What Dreams May Come

Most people don’t like nonsense. I’m not one of those people. To the contrary, I find the nonsensical invigorating. Perhaps that’s just a reflection of my own incoherent mind. Yet it’s through the nonsensical musings of Emanuel Swedenborg, Philip K. Dick, Lev Shestov, and Slavoj Zizek that I find some of the most enlightening philosophy. Perhaps it’s just me, but I find structure in the chaos, and chaos in the structure. Continuity in contradiction, and contradiction in continuity.

It’s madness at its finest.

These writers appear to have journeyed to the threshold of insanity. And the results are downright fascinating. Swedenborg and Dick especially appeared to have ventured into some strange spiritual realm. Dick infamously foresaw his son’s illness, believed that some other-worldly entity was communicating with him, and his madness is explored in his Exegesis. Swedenborg also appeared to have engaged in some form of hallucinating illusions of the after-world.

Many would simply brush off these ramblings as nothing but thoughts of madmen, not worthy of actual critical investigation. Of course, the skeptic in me says that these ramblings (especially of Swedenborg and Dick) are nothing but madness exposed. But that would be a failure of appreciation…a peak behind the thin curtain of sanity.

Their madness provides us with an opportunity to explore alternate perceptions of reality. It isn’t an easy thing to achieve. These writers were geniuses. Swedenborg especially is an under appreciated inventor, writer, and theologian of sorts. I suppose that some see the path towards genius as running through the wilderness of madness. They view the world in very different ways. While their thought might not provide a wholly accurate (or coherent) view on philosophy and the universe, it is still important and worthwhile to explore what they saw.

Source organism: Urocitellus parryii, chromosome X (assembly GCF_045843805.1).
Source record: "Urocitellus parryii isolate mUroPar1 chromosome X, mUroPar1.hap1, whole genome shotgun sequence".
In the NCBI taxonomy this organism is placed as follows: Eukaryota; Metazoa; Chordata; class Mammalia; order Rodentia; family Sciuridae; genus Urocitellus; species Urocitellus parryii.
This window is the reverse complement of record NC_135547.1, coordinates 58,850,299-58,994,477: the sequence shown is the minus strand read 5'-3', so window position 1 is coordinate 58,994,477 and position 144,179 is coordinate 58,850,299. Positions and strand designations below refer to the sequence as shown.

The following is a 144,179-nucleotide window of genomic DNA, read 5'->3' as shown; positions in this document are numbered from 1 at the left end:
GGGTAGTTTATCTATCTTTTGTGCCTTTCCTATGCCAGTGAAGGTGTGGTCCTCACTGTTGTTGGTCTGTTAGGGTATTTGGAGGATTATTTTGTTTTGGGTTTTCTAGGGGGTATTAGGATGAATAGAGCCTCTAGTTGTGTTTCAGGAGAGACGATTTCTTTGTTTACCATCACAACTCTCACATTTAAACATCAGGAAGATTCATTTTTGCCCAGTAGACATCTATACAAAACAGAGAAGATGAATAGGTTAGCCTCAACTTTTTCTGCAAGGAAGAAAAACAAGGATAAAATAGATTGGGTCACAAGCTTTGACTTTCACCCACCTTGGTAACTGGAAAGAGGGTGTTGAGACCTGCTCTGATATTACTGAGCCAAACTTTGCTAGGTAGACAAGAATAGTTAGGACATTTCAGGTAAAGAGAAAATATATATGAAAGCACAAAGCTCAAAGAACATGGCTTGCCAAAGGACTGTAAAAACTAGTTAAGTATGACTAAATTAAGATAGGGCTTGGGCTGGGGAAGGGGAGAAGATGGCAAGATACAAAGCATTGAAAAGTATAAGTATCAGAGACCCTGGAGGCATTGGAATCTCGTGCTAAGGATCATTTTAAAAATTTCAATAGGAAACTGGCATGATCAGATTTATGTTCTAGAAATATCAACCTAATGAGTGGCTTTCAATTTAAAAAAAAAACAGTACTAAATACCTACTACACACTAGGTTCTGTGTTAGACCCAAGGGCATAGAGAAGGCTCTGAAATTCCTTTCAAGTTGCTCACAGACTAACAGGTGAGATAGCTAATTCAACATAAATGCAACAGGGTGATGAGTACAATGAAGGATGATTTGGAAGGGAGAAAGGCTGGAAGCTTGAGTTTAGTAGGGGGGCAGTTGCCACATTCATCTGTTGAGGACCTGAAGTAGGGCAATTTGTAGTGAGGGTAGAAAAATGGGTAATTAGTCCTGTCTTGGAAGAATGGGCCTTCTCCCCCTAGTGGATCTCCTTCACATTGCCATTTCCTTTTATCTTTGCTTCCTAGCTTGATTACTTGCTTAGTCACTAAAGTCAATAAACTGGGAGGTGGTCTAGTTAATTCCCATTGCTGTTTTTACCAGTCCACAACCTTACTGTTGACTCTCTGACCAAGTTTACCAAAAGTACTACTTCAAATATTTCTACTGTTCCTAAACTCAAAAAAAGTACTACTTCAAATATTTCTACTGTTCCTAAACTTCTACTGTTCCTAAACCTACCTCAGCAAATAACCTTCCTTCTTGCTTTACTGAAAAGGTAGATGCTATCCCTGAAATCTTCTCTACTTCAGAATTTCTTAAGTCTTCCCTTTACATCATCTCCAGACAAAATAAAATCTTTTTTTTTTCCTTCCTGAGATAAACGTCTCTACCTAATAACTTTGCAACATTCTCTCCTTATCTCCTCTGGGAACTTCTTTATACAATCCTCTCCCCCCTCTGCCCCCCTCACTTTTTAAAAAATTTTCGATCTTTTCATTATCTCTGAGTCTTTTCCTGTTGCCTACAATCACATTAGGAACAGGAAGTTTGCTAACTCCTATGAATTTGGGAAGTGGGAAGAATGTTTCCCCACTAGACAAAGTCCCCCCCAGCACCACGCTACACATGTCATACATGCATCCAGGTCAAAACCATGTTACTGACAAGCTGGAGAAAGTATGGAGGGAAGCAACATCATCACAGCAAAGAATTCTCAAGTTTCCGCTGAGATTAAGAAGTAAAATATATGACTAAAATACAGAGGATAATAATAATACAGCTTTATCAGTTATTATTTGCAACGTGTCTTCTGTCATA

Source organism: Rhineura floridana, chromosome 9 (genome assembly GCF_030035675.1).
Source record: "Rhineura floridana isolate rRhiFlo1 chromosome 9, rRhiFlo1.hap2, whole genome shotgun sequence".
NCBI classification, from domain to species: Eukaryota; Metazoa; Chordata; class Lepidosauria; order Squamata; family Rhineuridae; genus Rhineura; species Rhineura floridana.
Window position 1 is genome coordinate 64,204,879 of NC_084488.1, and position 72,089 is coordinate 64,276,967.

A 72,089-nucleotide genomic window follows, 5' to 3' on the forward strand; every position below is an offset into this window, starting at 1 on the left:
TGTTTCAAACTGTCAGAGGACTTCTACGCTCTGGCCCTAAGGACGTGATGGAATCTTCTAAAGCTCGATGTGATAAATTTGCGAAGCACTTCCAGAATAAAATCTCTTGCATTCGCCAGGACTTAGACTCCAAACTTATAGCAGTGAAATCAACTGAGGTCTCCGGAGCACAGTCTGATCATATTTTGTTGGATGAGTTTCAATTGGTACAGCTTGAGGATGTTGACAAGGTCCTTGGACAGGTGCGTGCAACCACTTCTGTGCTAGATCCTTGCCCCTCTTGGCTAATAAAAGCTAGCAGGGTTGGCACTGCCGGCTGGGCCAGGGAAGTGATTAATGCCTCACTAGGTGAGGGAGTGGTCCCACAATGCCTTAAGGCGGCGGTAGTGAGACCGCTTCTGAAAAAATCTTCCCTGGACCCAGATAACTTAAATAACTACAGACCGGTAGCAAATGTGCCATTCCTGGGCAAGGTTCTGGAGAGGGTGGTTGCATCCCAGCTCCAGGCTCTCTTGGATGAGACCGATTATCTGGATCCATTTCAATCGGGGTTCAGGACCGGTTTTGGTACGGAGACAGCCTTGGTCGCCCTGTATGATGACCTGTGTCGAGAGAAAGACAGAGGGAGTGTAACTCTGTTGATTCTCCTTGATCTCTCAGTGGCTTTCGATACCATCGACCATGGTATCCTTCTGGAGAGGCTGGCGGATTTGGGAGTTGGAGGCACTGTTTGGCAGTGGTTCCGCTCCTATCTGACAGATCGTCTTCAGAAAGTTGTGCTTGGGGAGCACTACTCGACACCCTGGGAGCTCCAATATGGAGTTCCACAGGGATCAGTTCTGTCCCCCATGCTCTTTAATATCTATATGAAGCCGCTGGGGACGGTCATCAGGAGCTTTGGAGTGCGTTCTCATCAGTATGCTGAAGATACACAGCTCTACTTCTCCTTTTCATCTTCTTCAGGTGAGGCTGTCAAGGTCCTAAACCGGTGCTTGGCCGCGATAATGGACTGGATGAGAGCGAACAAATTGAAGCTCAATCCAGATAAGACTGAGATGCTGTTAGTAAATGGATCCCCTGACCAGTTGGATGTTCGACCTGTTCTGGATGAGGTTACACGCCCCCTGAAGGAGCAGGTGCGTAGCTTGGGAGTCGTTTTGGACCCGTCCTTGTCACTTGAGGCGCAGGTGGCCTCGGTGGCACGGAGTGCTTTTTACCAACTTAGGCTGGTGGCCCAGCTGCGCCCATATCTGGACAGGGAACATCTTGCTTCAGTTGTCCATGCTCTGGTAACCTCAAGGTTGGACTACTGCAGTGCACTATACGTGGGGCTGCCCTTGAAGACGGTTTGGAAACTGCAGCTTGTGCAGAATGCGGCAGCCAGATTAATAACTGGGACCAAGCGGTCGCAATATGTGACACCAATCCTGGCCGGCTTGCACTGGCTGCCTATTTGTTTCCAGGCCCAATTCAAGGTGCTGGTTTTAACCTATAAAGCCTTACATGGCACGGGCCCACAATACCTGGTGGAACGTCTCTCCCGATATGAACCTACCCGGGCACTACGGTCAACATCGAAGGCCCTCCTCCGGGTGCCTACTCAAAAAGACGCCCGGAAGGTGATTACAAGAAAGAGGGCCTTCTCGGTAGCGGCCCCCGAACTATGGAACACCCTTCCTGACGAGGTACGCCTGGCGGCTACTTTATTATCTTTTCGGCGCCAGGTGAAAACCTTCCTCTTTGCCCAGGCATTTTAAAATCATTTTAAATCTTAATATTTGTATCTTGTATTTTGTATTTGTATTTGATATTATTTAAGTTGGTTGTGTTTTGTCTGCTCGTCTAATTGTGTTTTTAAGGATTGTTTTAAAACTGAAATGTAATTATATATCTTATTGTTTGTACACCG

Hallucinations and dreams are usually chalked up as being nothing but random objects of the mind. And it’s true. They are. Swedenborg and Dick didn’t think that their illusions were being generated from within, but were instead divine given. And when they were under possession of their illusions, they would produce page after page of feverish writing. Many would argue that what they were actually experiencing was a brand of mental illness.

Divine or not (although probably not), these images have to be emanating from somewhere. When under the spell of a drug, these images can often appear. However, the drug only exasperates the causes of illusions, but not actually the source of the illusion itself. Those images are already in your brain, that got put in there either through sense experience or some form of a prioric means (if you will). But they are brought front and center when under the spell of a drug, mental illness, or (I suppose) through sleep.

I’m captivated by these accounts because of my own ‘images and experience’ that I find myself engrossed in. It shouldn’t come as a surprise to anyone that I do suffer from a mental illness (major depression), and therefore I take a drug that helps me to suppress those feelings. However, a side effect to this drug is vivid dreaming.